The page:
Time and tide wait for no man

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Chatting to Cedric Robinson in his rambling old farm, Guides Farm in Grange-over-Sands, it’s hard to believe that he is 80-years-old.

Even more remarkable is the fact that he has been the Queen’s Guide to the Sands for fifty years.

Some 500,000 people have been led safely across the bay by Cedric, who has clocked up the equivalent miles of twice around the world and has raised millions for charities across the globe.

Cedric has now written his ninth book, Time and Tide, which looks back over the past half century, reflecting on both the beauty and the dangers of Morecambe Bay.

Cedric was only asked to do the book in September 2012 and only had two months to write it.

He said: “I write it longhand and in chronological order and my editor David Joy then edits it.

“It took me a long time but I enjoyed doing it.

“I think it’s the best book I’ve ever done, there are tributes from people who have done the walks and stunning pictures.”

Cedric comes from Flookburgh and he says was ‘born and bred on the sands.’

From a young age he fished with horses and carts with his father and that is where he gained his immense knowledge of the changing sands and tides of the bay.

He said: “I used to go over with my dad to Morecambe to buy horses which we bought outright.

“My parents had a stall on Barrow market and I saw this big horse, 17 hands, it was a light fawn with white specks and it was strong boned, like a blood horse.

“I never thought I would own it but we bought it. We went out in the tide and it went in as if it had been doing the job all its life. One time all of a sudden, the white surf came up, which it took a disliking to, and it went straight in the air.

“I nearly fell out of the cart. I had to put a bag over its head but we couldn’t get it in to the water. Eventually, I had to trade the horse in for a black and white one.

“Your life depended on a good horse. From leaving school, I did cockling in the winter and shrimping in the spring.

“We used to go out all weathers but cockling was hard work. However, it was a way of life.

“At that time the bay was full of cockles and we used to go out day or night. We put a hessian sack in the water with 12ft of rope with the sack on and dragged it through the ridges to make a track.

“This was our guideline to follow – it was primitive but it worked. The policeman of the sands, Glen Harrison, mentioned that the existing guide to the sands, Bill Burrow, was retiring, and did I want to apply.

“I had to apply in writing to Lord Cavendish, who was chairman of the Trustees. One other fisherman applied but I was chosen.

“My dad was very proud. When I had written a new book, he would pin articles or write ups on the door.”

The first walk Cedric did was in 1963 and he remembers it well. He said: “It was with some soldiers and it was a bit out of season. I had to put my oilskins and waders on. My stepson Bill came as well and I remember it was very muddy.

“It can be a nice experience but also a blooming awful experience. I’ve done walks with diabetic people who had minders carrying glucose.

“One of them went a bit faint in the river but he came round.

“One fellow died on a walk. He was elderly and his hobby was walking in the Lakes.

“His ambition in life was to cross the bay. It couldn’t have been a worse day with squally showers. Suddenly in the river, the man was taken seriously ill. I ran back but he had had a massive coronary and was dead.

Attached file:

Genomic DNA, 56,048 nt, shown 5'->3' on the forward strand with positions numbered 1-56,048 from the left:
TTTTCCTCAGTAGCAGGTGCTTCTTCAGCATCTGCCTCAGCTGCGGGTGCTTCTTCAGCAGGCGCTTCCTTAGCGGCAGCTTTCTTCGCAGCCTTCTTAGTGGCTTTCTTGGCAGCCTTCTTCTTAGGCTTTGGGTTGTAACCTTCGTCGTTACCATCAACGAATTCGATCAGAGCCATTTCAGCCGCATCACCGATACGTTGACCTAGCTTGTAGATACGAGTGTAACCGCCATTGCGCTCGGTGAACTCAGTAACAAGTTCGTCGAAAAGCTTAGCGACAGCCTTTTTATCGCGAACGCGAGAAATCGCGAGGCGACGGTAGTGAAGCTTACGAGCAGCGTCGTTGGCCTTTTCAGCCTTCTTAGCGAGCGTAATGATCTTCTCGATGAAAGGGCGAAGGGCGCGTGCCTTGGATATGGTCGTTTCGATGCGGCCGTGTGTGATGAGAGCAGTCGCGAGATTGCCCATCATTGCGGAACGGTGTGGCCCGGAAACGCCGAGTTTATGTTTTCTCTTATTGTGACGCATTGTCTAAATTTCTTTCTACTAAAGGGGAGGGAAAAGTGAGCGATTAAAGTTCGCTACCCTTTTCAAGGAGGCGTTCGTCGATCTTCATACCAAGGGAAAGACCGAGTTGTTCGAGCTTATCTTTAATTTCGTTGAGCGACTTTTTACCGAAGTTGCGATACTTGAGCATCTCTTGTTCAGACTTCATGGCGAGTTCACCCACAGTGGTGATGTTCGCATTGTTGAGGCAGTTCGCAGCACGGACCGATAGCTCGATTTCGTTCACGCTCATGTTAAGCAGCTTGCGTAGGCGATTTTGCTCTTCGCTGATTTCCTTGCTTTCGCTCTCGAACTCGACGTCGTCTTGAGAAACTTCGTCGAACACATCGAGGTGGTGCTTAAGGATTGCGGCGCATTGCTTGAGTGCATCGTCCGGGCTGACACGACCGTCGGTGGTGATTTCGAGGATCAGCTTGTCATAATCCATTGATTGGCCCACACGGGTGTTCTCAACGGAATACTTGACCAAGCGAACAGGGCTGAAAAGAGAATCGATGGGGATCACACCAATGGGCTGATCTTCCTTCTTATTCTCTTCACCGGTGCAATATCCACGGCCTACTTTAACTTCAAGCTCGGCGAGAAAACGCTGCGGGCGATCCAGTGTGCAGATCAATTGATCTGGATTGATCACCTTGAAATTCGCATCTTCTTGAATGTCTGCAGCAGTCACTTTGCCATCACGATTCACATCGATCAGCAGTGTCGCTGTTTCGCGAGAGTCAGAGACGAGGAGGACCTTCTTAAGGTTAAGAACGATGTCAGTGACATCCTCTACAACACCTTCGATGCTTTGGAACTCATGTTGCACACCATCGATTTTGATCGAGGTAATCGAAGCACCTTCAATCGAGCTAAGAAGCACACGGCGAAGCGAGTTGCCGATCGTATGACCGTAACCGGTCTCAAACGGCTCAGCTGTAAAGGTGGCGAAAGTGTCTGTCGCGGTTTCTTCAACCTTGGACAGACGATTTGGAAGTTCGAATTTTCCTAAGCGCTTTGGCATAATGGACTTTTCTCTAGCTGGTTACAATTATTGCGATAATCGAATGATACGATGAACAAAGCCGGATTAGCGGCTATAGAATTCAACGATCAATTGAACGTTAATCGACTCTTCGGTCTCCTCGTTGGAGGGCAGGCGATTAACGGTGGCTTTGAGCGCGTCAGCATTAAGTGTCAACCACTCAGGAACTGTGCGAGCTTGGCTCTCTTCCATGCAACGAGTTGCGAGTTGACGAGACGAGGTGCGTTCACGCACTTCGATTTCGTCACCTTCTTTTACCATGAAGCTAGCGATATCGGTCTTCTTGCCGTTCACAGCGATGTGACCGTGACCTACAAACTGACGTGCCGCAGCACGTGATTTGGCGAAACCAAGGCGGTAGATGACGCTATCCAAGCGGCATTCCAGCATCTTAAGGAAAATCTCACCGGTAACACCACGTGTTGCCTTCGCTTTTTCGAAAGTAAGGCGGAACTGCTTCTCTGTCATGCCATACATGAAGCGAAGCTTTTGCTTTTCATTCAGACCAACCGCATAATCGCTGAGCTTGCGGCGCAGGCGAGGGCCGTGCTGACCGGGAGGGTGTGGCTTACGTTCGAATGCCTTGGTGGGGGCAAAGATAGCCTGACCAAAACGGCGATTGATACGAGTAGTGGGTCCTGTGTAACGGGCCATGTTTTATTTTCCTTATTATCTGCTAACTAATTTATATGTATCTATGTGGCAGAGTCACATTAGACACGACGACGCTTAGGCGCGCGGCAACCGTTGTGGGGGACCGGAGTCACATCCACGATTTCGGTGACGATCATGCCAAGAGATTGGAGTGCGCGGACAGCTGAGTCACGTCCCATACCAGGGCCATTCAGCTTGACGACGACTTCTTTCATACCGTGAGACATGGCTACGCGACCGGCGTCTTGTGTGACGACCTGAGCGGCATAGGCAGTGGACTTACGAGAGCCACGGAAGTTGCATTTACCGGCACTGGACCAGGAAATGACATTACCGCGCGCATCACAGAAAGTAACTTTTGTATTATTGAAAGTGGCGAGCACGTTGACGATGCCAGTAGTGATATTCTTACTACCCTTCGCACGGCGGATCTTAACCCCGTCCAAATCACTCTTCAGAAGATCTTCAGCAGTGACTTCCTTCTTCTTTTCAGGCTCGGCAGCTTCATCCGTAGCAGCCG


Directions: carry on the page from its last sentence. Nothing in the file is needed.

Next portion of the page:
“I took a short cut back to the farm to ring the police and the ambulance. They picked him up and put him on a back board. The worse thing was his relatives were waiting for him on the shore and they didn’t know he was dead.

“That incident did upset me for a long time.

“One time Blackpool Tower circus called me and asked if I would take an elephant and two camels across Morecambe Bay, but it never happened.

“Another time a man with a wind powered wheelbarrow did the walk.”

Famous people including Prince Philip, Sir Chris Bonington, Melvyn Bragg, Victoria Wood and Bill Bryson have completed the cross bay walk.

Cedric said: “Prince Philip did the cross on horse-drawn carriage in 1985. I sat aside him for a short while on the carriage.

“He has written the foreword to one of my books.”

Cedric was at an awards ceremony on the night of the cockling disaster in 2004.

He said: “I was told there had been some people who had drowned and four or five tv crews wanted to interview me.

“I never slept a wink that night, it was a bad night, windy and cold. None of them were fishermen. We were aware there were so many on the bay. At one point 600 people were working on the sands.

“I was asked to go to court to give evidence (at the gangmasters trial). The first day I gave evidence about the area and how you would get drowned.

“The jurors also went out on the bay to see it for themselves.

“It was a bit nerve wracking but I just told the truth and told them what happened.

“The cockle beds have been closed for five years now and its £500 per license. There was an ill feeling about the poor Chinese people but it’s too late now.

“It was an accident waiting to happen. The sands are now more dangerous than ever for people so everyone should beware. You have to take what the bay gives you and make the best of it, because it changes every time. There have been no sad days out there apart from the cockling disaster.

“I enjoy it every time. I want to carry on doing the walks for ever. I’ll carry on eating sensibly and eat lots of fish. That’s my secret to a long life.”

Order a copy of Cedric Robinson’s forthcoming book, Time and Tide, before March 15 and have your name printed in the subscriber list at the back of the book (publication June 2013).

To order, visit www.greatnorthernbooks.co.uk or call 01274 735056.